WHEN Jeff Pitts acquired the assets of Dorsey Trailers a few years ago, he had the same types of decisions a card player must make—knowing what to throw away and knowing what to keep.
With the benefit of time, he has fine-tuned his product lineup, discarding and adding trailer models in order to deal himself a pretty good hand.
So what should you discard, and what do you hope to get when adding new cards? At Pitts Trailers, the guiding principle has been to pursue niches. This is what the company has done with the platform trailer business as well as it van trailer line. Keep what you can do well, eliminate what is not a good fit, and add the things that strengthen the product lineup.
Dorsey Trailer specializes in specialty trailers—particularly platforms, heavy-haulers, and extendable trailers. That even includes dry-freight vans—a product normally associated with high-volume production.
Most recently, the company has added depth to its platform lineup by introducing two new drop-
deck models—one of steel, the other an aluminum and steel combination.
Capable of hauling 60,000 pounds in loaded over a 10-ft span, the company’s new steel drop-deck weighs in at just under 12,000 pounds. Available in 48-ft or 53-ft lengths, the
fabricated main beams are made of high-tensile steel. The one-piece web is cut from ¼-inch steel plate with a tensile strength of 80,000 pounds. The flanges are made from Grade 130 high-tensile steel. Both upper and lower flanges are five inches wide, but the lower flange is a full half-inch thick (compared to the 3/8-inch upper flange) to accommodate the extra load placed on the lower flange. Cross members are 4” steel I-beams mounted on 12” centers.
The combo trailer is similar to the company’s steel drop-deck, but the extensive use of aluminum can reduce tare weight by roughly 1,000 pounds compared with its all-steel
counterpart. Aluminum components include the extruded side rails with integrated “LL” and J-hook track, 3/8” x 3” rub rails that provide a recessed surface to protect the conspicuity tape, stake pockets, and extruded aluminum floor that includes four nailer strips. The company also offers aluminum crossmembers as an option.
The two new models join a diverse line of specialty
trailers that include steel flatbeds, drop-decks, double-drops, extendable drop and flatbed trailers, heavy haulers.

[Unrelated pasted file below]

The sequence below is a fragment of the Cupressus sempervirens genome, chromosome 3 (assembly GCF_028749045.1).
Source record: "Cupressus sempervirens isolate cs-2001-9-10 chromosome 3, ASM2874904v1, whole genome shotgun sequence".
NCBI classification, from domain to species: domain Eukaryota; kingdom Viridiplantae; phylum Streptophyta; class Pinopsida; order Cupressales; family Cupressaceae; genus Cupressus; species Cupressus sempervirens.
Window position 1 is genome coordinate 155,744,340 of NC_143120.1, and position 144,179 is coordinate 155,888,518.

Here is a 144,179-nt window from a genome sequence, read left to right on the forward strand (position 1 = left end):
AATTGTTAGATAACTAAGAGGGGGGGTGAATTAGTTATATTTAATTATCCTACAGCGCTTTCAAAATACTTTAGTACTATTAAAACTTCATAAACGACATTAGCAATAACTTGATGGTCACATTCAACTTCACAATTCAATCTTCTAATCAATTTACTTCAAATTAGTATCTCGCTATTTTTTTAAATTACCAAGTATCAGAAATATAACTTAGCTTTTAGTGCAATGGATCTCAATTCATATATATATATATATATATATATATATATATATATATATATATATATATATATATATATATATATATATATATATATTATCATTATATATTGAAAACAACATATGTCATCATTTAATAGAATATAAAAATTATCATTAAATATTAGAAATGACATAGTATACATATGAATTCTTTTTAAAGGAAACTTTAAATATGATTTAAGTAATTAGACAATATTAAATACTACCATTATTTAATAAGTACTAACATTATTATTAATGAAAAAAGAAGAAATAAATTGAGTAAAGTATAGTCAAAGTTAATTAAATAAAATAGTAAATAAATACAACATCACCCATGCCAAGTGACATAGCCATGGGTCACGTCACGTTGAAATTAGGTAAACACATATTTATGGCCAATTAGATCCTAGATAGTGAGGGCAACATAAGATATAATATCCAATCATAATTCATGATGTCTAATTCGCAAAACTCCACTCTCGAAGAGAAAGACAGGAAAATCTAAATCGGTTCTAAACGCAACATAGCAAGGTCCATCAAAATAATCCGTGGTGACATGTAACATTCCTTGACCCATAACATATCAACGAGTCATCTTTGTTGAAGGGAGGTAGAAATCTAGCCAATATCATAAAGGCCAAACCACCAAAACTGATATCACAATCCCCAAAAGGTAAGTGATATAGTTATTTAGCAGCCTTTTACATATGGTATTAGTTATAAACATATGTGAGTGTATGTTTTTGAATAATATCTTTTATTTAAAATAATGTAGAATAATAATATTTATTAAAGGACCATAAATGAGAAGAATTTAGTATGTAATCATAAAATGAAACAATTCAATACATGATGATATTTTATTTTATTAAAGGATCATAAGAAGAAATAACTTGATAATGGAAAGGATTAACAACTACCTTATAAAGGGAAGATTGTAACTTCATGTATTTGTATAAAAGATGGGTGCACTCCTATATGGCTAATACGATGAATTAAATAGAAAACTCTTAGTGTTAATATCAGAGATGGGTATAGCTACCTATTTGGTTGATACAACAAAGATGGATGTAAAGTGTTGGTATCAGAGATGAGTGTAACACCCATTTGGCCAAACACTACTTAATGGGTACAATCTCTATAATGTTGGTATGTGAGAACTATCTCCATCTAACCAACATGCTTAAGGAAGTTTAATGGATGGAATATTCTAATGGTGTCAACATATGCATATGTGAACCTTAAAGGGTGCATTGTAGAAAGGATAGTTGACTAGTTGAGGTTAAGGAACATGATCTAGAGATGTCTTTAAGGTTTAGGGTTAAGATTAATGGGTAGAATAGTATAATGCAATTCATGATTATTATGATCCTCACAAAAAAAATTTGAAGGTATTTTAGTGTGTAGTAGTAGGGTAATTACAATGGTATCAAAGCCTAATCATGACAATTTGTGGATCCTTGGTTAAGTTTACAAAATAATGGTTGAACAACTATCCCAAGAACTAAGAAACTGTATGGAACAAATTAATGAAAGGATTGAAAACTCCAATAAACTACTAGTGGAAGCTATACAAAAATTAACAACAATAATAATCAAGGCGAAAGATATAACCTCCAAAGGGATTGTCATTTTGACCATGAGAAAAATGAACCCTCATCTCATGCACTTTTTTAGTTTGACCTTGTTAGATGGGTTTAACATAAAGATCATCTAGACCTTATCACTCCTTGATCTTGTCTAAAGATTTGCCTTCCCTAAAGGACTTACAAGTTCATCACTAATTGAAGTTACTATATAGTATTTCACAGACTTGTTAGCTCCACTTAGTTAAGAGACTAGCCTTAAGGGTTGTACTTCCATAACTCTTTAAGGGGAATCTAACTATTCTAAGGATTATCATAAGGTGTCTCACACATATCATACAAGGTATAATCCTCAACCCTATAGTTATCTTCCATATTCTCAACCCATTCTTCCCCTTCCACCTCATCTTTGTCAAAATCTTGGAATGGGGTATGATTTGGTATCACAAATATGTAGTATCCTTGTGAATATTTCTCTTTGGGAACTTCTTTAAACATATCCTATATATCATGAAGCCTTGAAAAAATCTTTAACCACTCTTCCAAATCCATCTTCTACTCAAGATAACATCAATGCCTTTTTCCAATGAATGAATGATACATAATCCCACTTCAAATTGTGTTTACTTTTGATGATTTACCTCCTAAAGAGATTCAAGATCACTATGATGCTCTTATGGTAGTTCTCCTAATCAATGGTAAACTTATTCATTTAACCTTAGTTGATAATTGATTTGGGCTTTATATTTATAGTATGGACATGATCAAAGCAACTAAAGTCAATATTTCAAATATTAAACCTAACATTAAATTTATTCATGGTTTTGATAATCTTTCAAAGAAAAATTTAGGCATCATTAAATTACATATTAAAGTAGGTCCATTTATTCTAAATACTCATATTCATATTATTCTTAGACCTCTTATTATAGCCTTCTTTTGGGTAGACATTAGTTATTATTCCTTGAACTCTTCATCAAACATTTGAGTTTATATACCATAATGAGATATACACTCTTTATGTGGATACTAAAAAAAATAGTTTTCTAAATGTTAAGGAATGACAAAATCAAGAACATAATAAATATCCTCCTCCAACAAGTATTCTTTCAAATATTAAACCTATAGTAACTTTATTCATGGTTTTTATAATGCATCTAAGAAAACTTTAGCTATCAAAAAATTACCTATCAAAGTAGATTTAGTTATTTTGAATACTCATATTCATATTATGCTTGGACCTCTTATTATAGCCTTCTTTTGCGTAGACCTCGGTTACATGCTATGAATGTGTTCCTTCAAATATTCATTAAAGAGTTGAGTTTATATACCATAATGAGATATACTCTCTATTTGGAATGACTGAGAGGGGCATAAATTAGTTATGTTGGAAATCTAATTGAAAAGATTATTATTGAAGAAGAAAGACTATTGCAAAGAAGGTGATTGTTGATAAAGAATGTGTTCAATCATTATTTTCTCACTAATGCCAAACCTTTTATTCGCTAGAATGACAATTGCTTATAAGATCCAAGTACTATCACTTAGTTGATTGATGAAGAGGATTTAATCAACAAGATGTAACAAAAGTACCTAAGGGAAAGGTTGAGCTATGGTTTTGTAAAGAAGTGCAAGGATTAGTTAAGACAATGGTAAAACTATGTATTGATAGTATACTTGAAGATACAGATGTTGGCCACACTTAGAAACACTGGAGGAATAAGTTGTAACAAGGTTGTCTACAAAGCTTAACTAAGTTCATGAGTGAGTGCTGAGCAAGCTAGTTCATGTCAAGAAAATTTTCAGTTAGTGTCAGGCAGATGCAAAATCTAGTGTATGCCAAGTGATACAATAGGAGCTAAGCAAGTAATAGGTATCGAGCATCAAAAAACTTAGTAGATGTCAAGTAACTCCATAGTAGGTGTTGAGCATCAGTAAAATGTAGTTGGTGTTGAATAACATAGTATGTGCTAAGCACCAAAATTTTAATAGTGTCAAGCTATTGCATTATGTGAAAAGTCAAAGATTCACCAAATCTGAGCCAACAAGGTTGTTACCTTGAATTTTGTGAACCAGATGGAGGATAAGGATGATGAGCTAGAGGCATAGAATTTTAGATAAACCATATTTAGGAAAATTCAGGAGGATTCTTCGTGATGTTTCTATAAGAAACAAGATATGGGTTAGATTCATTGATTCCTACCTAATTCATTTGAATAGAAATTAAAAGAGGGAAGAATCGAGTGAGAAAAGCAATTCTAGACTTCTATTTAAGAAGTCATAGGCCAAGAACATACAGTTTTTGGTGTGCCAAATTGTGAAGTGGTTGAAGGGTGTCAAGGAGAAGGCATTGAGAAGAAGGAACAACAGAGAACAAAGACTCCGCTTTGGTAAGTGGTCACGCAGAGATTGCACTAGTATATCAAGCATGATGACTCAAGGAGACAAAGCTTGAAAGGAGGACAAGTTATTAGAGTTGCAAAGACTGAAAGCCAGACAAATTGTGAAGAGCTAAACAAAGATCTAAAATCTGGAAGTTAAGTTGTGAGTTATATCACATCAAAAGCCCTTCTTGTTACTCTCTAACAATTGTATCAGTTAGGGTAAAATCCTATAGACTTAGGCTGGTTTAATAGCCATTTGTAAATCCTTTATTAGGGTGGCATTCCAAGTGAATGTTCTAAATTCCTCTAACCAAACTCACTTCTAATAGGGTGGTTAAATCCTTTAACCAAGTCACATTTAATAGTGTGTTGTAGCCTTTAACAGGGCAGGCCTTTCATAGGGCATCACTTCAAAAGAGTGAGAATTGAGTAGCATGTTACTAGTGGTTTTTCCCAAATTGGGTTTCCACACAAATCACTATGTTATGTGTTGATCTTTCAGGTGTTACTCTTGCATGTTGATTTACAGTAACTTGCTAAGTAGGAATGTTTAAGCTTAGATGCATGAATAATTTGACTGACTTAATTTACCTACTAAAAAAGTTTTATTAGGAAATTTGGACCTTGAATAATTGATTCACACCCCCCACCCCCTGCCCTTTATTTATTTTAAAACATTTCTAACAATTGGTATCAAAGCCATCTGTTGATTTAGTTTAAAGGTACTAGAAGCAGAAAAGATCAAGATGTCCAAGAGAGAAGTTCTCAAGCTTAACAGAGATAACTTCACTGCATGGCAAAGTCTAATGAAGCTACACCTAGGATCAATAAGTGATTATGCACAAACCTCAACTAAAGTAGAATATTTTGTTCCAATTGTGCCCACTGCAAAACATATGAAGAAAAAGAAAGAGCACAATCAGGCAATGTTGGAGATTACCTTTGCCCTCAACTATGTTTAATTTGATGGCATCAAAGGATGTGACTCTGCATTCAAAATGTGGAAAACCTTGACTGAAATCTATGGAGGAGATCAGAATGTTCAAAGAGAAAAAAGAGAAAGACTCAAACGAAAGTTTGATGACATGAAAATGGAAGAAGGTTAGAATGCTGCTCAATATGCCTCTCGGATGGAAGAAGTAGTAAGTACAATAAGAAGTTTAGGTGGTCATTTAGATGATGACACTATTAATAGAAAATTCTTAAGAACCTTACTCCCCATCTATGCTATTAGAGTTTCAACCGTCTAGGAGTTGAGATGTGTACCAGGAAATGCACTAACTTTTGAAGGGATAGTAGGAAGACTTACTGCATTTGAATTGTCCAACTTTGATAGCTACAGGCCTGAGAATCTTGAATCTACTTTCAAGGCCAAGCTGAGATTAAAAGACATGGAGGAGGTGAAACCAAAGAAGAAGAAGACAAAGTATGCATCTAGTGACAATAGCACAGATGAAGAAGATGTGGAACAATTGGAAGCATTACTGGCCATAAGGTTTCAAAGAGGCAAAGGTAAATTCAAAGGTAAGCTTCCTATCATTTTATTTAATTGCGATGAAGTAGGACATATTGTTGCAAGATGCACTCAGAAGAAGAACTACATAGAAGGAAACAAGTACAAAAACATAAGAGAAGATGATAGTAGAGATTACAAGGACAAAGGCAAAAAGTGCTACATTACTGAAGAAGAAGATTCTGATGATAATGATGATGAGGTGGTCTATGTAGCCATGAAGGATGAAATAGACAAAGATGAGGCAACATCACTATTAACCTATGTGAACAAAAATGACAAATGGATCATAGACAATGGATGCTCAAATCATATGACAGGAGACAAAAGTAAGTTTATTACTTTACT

Dorsey Trailer is producing its new steel and combo drop-deck trailers in an area of the plant where Dorsey used to produce refrigerated vans.
To build the new combos, Dorsey assembles the steel components just as the company does its all-steel models—including sandblasting and paint. They then are moved to the newly created production space where the aluminum components are bolted on.
Converting van production space into platform manufacturing is consistent with the way the company has approached the market.
“Before we bought Dorsey, the product mix was about 90% vans and 10% flatbeds,” Jeff Pitts says. “Now that ratio has been flipped.”
Pitts Enterprises, the parent company of Dorsey Trailers, has been finding niches in specialty manufacturing for years. The same is true for vans. The company does not pursue large orders for van trailers, instead producing a variety of high-spec dry-freight vans. They include trailers for transporting electronic products, single- and double-drop vans, chip trailers, and walking-floor vans.”
Back in action
Pitts Enterprises acquired the assets of Dorsey Trailer, including Dorsey’s 800,000-sq-ft plant in Elba, Alabama, in 2007. With the acquisition, Pitts Enterprises owns and operates three trailer divisions: Pitts Trailers in Pittsview, Alabama; Dynaweld Trailers, the Heavy Haul Division of Dorsey Trailer in Elba, Alabama.
Pitts Trailers produces forestry–related trailers, while Dynaweld specializes in heavy haul and tag-along trailers. Dorsey Trailer will continue to manufacture a variety of over-the-road trailers bearing the Dorsey nameplate including dry freight vans, chip haul trailers, and steel and combo flatbeds.
Pitts acquired the Dorsey assets just in time for the most severe trailer industry downturn in a generation.
“The upside of that downturn was that it gave us a chance to get our house in order,” Pitts says. “We are really optimistic about where we are as a company now.”
Dorsey Trailer began truck trailer production in the 1920s. In the 1980s, the firm employed 1,200 people on three shifts and produced 50 trailers per day. Since Jeff Pitts took over, the company gradually has been growing the Dorsey brand—one niche at a time. ♦